Son of a mustang ford.

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supercali-live:

My 24 year old face is coming in quite nicely.

Shoutout to my rogue eyebrow

Havana twists n shit. 

(via tamjejoh-deactivated20130524)

Travels to Argentina: Racism in Cordoba

Okay, didn’t look at your photo I apologize sir. I also am not going to go back and forth with you about this because I was merely giving an account of my experience. If you reread my first post patiently and in its totality you will see that not once did I call Argentina racist or anything. But just as you said being called “negra” isn’t racist (I mentioned that as well), but in my informed opinion, it is irrelevant to my beauty. So if someone would like to call me beautiful they may do so, but that has nothing to do with my being Black. 

My experience has nothing to do with Argentina being racist or Argentines being racist because I clearly don’t think that. I KNOW that there are racist people all over the Americas and the world and as a Black person (you are White so I cannot expect you to understand this) my race is particularly important to me and I don’t take it lightly when I feel it is being degraded or used as something it is not. After all, Black is beautiful, so why say both?

I can’t expect you to understand, so say what you please, but I will speak from what I know and you may speak from what you know. If you do some research you will see that on my personal blog (not the Argentina one) I also speak a lot about racism and race…in the USA, but I am certainly not calling the USA racist and nor am I doing that to Argentina. Just because I am blogging about Argentina doesn’t mean my interests and concerns about race will cease. 

So please, take a step back, reread, research,and respect. That is something we are all taught, right?



I can’t see why you won’t be going “back and forth” with this sort of discussion, since it’s a very rich one. Perhaps you’re a little over sensitive as I said and you feel like answering like this because someone just give you his opinion and it’s one you don’t like.

I’m not black, but I’m very aware of what black people have suffered, so don’t try to make me look as a person who because is white would not know how it feels. That’s pathetic. My grandfather was of mixed native and white origins and he would often –when he was a child and worked at a store- get jokes about his skin color, which perhaps weren’t intended to sound racist at all, but made quite an impact on him too. “So please”, don’t.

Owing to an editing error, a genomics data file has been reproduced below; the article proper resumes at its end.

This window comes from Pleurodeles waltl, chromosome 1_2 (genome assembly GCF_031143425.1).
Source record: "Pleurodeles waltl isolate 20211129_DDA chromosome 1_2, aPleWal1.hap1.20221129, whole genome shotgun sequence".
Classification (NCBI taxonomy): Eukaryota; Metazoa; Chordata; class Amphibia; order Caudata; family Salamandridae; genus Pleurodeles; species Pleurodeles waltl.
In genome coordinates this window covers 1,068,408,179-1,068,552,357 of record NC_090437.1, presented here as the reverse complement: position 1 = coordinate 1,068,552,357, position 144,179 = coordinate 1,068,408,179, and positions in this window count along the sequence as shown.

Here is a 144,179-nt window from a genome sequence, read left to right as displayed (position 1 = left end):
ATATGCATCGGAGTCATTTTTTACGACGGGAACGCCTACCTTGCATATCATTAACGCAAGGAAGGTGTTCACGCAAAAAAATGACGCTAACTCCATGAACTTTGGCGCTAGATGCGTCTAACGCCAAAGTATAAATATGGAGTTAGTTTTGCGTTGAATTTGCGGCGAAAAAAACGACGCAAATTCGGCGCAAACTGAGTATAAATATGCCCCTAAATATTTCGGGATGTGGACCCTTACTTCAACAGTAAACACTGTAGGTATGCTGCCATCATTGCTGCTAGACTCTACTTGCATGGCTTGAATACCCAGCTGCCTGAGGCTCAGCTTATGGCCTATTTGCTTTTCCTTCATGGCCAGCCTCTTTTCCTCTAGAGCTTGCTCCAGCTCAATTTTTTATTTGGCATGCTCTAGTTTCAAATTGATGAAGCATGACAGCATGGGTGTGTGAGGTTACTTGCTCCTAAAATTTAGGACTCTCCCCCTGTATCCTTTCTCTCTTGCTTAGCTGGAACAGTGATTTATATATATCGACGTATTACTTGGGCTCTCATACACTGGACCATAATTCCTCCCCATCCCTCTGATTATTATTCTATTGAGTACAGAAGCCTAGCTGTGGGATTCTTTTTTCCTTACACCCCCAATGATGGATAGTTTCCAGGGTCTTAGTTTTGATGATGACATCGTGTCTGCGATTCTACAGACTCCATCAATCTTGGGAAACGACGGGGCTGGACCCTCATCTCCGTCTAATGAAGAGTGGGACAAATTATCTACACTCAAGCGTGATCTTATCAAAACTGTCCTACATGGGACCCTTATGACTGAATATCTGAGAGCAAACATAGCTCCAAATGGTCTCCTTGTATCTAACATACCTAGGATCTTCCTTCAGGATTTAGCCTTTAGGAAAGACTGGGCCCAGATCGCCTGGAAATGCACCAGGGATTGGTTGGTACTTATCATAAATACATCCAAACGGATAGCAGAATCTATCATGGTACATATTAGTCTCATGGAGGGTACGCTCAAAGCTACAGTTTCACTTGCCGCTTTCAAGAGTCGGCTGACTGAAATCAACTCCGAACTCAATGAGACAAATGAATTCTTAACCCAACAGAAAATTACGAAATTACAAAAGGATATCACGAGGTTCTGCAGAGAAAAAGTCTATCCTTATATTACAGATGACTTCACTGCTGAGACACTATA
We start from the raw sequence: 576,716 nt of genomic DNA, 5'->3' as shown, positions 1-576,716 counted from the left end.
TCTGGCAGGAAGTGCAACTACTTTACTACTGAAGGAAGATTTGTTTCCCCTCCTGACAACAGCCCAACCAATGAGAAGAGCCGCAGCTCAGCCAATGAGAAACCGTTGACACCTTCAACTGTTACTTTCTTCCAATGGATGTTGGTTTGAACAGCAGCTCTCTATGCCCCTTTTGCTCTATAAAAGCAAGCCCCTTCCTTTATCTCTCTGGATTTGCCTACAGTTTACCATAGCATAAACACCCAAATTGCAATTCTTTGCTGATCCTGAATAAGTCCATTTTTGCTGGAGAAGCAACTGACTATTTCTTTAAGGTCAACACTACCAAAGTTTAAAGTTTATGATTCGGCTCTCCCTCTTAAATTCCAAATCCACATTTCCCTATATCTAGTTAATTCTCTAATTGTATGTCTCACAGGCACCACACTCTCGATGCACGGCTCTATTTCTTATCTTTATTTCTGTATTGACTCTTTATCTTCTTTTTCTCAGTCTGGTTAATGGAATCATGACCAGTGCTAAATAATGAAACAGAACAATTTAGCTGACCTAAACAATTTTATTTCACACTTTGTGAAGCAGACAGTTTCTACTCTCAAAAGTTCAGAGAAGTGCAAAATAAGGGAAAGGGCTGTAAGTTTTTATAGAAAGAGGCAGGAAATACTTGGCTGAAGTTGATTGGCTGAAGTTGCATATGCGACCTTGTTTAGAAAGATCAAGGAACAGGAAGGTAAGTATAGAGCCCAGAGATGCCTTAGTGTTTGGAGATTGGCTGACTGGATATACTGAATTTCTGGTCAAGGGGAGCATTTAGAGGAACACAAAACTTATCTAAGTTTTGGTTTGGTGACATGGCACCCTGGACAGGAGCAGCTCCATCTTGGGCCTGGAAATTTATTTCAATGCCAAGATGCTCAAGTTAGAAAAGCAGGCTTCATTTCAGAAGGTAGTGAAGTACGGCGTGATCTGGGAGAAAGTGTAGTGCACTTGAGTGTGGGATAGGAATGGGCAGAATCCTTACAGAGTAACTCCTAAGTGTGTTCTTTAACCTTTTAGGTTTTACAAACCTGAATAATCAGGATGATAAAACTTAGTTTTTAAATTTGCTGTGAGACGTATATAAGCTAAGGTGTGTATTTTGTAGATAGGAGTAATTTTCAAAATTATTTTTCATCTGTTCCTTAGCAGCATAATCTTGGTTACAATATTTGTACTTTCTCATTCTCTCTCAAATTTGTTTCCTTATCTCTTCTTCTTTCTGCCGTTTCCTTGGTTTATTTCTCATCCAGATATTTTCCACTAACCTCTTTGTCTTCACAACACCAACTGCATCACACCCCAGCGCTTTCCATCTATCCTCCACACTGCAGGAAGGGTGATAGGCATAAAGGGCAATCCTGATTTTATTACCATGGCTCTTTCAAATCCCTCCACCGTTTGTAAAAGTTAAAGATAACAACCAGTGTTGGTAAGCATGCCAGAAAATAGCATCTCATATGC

Then you say black is beautiful but being called “negra” when someone is making you some kind of compliment, just can’t be tolerated. This is so strange; but I get the overall idea. Again, you feel the need to tell me what to do. “Reread, research, and take a step back”; I will only take a step back because it’s useless talking to a person who likes to talk like this after I told her my first text may have been quite crossed but apologized for it. It seems you’re stuck in your arrogance, and I don’t like discussing with people who feel the need of telling someone what to do all the time. Again, the matter of respect, I guess the one who needs to reread is you then (but of course, I’m not going to tell you what to you as you will not tell me what to do), cause I didn’t disrespect you at all. It was my opinion and if you didn’t like it, well… What can I do?

Nobody says you’re not freely able to blog of whatever you like to blog, but you can’t deny someone from replying to you because of a title which sounded alarmist. That doesn’t sound very democratic to me. It’s like the only one who’s right here is you, and I’m mistaken in every way. Or at least, that’s what I get from what I’m reading. I have the right to give my opinion and I will if I can. And nobody will stop me from doing this.  However, as a sum up of this nice discussion (Hey don’t get me wrong, I think it was a beautiful and respectful one. It’s a shame you didn’t.), I want to say that I hope you will not receive any other “racist” comment like those you have been made anymore.